Postal strike turns personal after union 'allows violence' on picket lines

Thirty-five incidents reported to British police as CWU shares video of company's chief executive being 'coached' during television interview

Postal workers on the picket line at the Kilburn Delivery Office in north west London in November. PA
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Royal Mail has accused the union leading strikes by its workforce of allowing violence on its picket lines.

The Communication Workers Union is involved in industrial action in the lead-up to Christmas as part of a long-running dispute over jobs, pay and working conditions.

Royal Mail said 35 picket line incidents had been reported to police in Scotland, Northern Ireland, West Midlands, Lancashire, London, Kent, Norfolk, Devon, Cornwall and Gwent.

Britain is set to be crippled by industrial action in December, with strikes set to take place every day until Christmas, affecting many sectors.

The news broke as CWU shared a tweet on Thursday with a video purporting to show Royal Mail’s chief executive, Simon Thompson, being coached during an interview on BBC Breakfast.

The CWU claims the video footage shows the silhouette of a staffer writing answers on a board reflected in the glass of a picture during the interview on Wednesday.

It tweeted: “We have spotted something during Simon Thompson’s car crash interview on the BBC this morning.

“Having zoomed in, someone is in the room writing answers on a board for him.

“Pack your bags, Thompson. It’s time to go.”

A Royal Mail representative said the alleged poor picket line behaviour had “no place in any civilised workplace”.

“The direct intervention of the CWU's general secretary is needed to end this culture of intimidation on the picket line, including many incidents by CWU representatives.

“More than 10,000 frontline employees chose to work on each of the last two days of strike action, and with numbers increasing with each passing day of industrial action, they should feel confident that they can do so safely and without the risk of harm. We have zero tolerance for bullying or harassment.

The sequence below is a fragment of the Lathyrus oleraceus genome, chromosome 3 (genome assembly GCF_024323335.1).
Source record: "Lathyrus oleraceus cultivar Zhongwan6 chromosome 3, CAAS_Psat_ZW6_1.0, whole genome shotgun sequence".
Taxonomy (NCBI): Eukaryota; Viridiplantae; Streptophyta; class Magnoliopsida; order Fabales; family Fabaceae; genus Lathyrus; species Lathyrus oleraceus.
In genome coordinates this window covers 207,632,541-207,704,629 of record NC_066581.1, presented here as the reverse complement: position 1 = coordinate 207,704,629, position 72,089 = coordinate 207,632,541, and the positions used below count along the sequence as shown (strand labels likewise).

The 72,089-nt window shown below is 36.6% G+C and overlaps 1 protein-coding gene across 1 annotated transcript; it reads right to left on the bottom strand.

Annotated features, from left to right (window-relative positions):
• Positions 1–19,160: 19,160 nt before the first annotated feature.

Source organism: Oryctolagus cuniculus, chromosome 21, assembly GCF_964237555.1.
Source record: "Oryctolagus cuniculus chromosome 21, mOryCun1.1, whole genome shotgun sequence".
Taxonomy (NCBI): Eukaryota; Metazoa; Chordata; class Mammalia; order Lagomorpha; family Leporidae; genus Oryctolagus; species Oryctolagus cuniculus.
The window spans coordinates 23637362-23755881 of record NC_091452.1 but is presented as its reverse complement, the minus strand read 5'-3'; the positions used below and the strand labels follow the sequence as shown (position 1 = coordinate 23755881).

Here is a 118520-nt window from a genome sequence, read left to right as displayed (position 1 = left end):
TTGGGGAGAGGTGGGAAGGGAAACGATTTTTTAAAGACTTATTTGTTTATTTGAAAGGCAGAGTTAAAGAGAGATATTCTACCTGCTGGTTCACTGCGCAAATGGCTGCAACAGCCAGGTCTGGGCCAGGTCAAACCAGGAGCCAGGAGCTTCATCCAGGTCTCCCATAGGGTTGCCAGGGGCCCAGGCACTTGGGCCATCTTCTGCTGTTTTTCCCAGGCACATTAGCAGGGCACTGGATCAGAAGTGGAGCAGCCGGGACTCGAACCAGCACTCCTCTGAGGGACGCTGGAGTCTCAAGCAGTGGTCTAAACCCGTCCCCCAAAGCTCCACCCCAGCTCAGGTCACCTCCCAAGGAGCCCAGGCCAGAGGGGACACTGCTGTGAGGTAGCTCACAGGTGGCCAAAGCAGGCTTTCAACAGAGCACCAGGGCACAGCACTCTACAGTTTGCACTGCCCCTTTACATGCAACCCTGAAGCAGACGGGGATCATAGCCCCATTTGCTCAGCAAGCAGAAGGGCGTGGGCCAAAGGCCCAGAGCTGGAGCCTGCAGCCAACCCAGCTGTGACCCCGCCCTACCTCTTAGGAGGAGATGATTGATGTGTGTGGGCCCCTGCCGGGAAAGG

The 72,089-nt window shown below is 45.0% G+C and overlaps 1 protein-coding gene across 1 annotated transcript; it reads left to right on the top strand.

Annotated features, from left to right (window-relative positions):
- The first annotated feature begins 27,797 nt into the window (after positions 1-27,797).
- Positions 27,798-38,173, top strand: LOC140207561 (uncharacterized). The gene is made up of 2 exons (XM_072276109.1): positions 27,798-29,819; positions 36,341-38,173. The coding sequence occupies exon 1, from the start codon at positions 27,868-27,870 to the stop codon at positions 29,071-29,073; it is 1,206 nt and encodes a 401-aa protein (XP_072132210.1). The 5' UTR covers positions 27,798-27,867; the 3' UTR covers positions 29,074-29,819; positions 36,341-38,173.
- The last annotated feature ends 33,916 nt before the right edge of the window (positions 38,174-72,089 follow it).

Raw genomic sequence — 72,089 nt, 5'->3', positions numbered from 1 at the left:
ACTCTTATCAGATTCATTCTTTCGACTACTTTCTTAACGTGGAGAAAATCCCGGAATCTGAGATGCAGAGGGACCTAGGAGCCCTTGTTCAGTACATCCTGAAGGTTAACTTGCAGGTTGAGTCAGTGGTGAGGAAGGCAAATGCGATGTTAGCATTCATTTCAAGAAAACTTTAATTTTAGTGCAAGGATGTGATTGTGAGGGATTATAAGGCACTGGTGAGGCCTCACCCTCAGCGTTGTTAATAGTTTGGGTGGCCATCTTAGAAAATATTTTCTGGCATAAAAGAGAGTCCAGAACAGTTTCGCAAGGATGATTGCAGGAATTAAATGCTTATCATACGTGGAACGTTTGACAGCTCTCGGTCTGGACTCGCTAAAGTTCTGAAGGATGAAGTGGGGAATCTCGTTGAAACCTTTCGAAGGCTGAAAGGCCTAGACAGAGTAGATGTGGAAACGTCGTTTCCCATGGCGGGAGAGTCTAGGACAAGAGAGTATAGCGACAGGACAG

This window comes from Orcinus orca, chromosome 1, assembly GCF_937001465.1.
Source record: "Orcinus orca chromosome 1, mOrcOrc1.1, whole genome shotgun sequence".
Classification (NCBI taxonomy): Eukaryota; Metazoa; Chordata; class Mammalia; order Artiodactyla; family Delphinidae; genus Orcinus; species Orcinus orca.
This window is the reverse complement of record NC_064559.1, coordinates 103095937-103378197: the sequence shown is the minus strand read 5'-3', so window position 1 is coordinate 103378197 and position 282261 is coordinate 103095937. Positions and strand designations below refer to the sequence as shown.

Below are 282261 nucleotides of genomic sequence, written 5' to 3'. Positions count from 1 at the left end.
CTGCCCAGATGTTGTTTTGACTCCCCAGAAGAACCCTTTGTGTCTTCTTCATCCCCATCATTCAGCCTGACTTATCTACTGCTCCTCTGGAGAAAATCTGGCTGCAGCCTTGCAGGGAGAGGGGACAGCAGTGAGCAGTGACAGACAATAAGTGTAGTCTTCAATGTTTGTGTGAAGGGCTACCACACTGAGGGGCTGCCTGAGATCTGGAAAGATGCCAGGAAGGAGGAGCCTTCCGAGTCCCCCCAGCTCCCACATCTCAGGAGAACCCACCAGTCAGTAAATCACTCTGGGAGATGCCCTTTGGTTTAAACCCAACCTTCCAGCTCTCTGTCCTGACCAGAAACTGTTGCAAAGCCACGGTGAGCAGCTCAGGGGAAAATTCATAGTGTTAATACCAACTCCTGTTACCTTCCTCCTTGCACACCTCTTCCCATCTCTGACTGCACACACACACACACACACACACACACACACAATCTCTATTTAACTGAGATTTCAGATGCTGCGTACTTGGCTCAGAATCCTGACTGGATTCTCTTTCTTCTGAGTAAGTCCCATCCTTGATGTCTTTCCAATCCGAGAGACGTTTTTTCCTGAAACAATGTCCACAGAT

“We will continue to support any employee who works on a strike day. They can be assured that we will investigate every incident and allegation and take swift action to discipline the individuals involved appropriately.”

A CWU representative called the allegations “as embarrassing as they are untrue”.

“For a chief executive who spends his every waking hour intimidating, gaslighting and mocking our members online to have the front to target others for wholly legal and friendly picketing is beyond a joke.

“Prior to every round of strike action, the union has reminded members to turn out in record numbers whilst being peaceful and respectful. Our members and reps have done us proud.

Postal workers strike in the UK — in pictures

“Our members want to go back to work and save Christmas for 32 million households in the UK, but they will not bow down to a culture of intimidation.”

More than 115,000 workers at Royal Mail first walked out in August after rejecting a 5.5 per cent pay rise for CWU-grade workers, the biggest increase workers had been offered in years.

The CWU said its members were taking the action for a “dignified, proper pay rise” after they voted in favour by 97.6 per cent in a ballot.

The union has staged regular action since.

More strikes are planned in the coming weeks, including on Christmas Eve.

Britain will suffer strikes throughout December as discontent spreads about pay, which many workers claim is failing to keep pace with inflation, which is at a 41-year high of 11.1 per cent.

Rail workers, teachers, nurses and driving instructors are among those staging industrial action over the festive period.

Civil servants, including Border Force officers, Passport Office staff and National Highways employees have also voted to strike but have yet to announce dates. The action is expected to take place before Christmas.

On Wednesday, Unite and GMB unions announced ambulance service workers also backed action, which could take place in December.

The announcement came a day after Unison said thousands of health workers, including ambulance staff, had voted to strike.

Updated: December 02, 2022, 3:16 PM